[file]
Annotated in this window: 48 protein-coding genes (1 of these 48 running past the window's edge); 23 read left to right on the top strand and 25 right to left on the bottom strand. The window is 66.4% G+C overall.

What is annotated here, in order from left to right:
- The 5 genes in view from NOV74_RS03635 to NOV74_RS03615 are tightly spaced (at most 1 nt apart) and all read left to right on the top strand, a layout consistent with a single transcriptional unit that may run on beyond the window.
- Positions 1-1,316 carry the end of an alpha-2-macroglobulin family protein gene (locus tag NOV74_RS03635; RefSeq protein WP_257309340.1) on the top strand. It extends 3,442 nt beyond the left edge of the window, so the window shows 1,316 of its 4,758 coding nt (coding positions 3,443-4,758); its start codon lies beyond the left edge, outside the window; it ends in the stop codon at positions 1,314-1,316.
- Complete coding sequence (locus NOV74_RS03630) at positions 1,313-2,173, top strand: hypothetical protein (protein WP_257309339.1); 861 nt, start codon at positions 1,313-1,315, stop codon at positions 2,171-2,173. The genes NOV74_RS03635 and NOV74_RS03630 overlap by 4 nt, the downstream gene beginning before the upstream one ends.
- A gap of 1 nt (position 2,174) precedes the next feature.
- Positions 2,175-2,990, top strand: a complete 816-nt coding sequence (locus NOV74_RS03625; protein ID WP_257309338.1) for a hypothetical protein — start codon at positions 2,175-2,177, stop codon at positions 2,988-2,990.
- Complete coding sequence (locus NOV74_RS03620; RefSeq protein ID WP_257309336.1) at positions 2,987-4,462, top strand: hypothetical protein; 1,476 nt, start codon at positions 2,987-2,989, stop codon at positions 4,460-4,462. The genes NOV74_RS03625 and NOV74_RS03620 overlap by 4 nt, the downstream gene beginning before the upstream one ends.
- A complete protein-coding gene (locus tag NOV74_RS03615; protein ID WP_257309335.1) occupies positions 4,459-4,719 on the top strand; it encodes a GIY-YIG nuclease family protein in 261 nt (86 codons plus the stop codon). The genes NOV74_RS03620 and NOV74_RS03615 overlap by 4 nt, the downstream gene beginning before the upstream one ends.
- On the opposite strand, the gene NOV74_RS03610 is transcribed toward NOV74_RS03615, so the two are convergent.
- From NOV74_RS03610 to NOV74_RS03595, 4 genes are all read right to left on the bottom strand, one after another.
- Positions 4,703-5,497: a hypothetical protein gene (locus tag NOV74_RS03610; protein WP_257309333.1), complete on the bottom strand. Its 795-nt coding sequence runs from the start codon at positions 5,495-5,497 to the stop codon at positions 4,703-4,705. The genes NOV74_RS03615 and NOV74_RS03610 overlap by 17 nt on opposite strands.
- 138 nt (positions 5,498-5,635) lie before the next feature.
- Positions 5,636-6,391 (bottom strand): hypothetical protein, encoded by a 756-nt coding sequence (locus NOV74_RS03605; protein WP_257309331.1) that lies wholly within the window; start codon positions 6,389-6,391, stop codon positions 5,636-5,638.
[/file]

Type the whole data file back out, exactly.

Annotated in this window: 48 protein-coding genes (1 of these 48 running past the window's edge); 23 read left to right on the top strand and 25 right to left on the bottom strand. The window is 66.4% G+C overall.

What is annotated here, in order from left to right:
- The 5 genes in view from NOV74_RS03635 to NOV74_RS03615 are tightly spaced (at most 1 nt apart) and all read left to right on the top strand, a layout consistent with a single transcriptional unit that may run on beyond the window.
- Positions 1-1,316 carry the end of an alpha-2-macroglobulin family protein gene (locus tag NOV74_RS03635; RefSeq protein WP_257309340.1) on the top strand. It extends 3,442 nt beyond the left edge of the window, so the window shows 1,316 of its 4,758 coding nt (coding positions 3,443-4,758); its start codon lies beyond the left edge, outside the window; it ends in the stop codon at positions 1,314-1,316.
- Complete coding sequence (locus NOV74_RS03630) at positions 1,313-2,173, top strand: hypothetical protein (protein WP_257309339.1); 861 nt, start codon at positions 1,313-1,315, stop codon at positions 2,171-2,173. The genes NOV74_RS03635 and NOV74_RS03630 overlap by 4 nt, the downstream gene beginning before the upstream one ends.
- A gap of 1 nt (position 2,174) precedes the next feature.
- Positions 2,175-2,990, top strand: a complete 816-nt coding sequence (locus NOV74_RS03625; protein ID WP_257309338.1) for a hypothetical protein — start codon at positions 2,175-2,177, stop codon at positions 2,988-2,990.
- Complete coding sequence (locus NOV74_RS03620; RefSeq protein ID WP_257309336.1) at positions 2,987-4,462, top strand: hypothetical protein; 1,476 nt, start codon at positions 2,987-2,989, stop codon at positions 4,460-4,462. The genes NOV74_RS03625 and NOV74_RS03620 overlap by 4 nt, the downstream gene beginning before the upstream one ends.
- A complete protein-coding gene (locus tag NOV74_RS03615; protein ID WP_257309335.1) occupies positions 4,459-4,719 on the top strand; it encodes a GIY-YIG nuclease family protein in 261 nt (86 codons plus the stop codon). The genes NOV74_RS03620 and NOV74_RS03615 overlap by 4 nt, the downstream gene beginning before the upstream one ends.
- On the opposite strand, the gene NOV74_RS03610 is transcribed toward NOV74_RS03615, so the two are convergent.
- From NOV74_RS03610 to NOV74_RS03595, 4 genes are all read right to left on the bottom strand, one after another.
- Positions 4,703-5,497: a hypothetical protein gene (locus tag NOV74_RS03610; protein WP_257309333.1), complete on the bottom strand. Its 795-nt coding sequence runs from the start codon at positions 5,495-5,497 to the stop codon at positions 4,703-4,705. The genes NOV74_RS03615 and NOV74_RS03610 overlap by 17 nt on opposite strands.
- 138 nt (positions 5,498-5,635) lie before the next feature.
- Positions 5,636-6,391 (bottom strand): hypothetical protein, encoded by a 756-nt coding sequence (locus NOV74_RS03605; protein WP_257309331.1) that lies wholly within the window; start codon positions 6,389-6,391, stop codon positions 5,636-5,638.